Late on Friday

 

He felt it was an intentional move to avoid attention by the people and the media, also expressing concern that the union, as a representative of the passengers, wasn’t informed in advance.

Despite the expected lift of the ban Fjeldsbø doesn’t expect the Super Pumas to fly in Norway right of the bat since it will take time to prepare the equipment that has stood still for over a year, and because of a series of tests and modifications that need to be made on the helicopters.

He said that as far as Industri Energi is aware, no oil company on the Norwegian Shelf is willing to take the helicopter type in question back to action.

Fjeldsbø emphasised that Industry Energi will not accept the type of helicopter as long as the root cause of the Turoy accident is not found.

Roy Erling Furre, a HSE manager in Safe, another oil workers’ union in Norway, says that CAA has called a meeting for July 14, the day the flight ban is expected to be lifted.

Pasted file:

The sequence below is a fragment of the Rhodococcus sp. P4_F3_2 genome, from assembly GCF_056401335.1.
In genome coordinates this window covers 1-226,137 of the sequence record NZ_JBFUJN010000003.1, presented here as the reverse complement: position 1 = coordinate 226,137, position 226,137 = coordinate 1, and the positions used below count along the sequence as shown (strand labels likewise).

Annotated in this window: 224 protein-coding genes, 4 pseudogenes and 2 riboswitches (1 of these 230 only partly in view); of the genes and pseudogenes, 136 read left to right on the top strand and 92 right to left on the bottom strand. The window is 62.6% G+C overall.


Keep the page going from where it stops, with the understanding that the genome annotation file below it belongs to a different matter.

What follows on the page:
He thinks the CAA does not feel any input from other parties to be significant as the meeting comes after the flight lift ban has been lifted.

Furre said the union was working to get the companies to understand that they should find other, safer partners among helicopter producers.

“Confidence in both Airbus and Super Puma is gone. The companies have said they will not use Super Puma. We are happy and we hope there will be no change to this position.“

No practical significance

 

According to Safe, ConocoPhillips and Statoil have no plans to return to using the Super Pumas in their operations.

A ConocoPhillips spokesperson reportedly said that while the company was taking note of the Civil Aviation Authorities’ decision, the decision “has no practical significance for our operations in Norway.”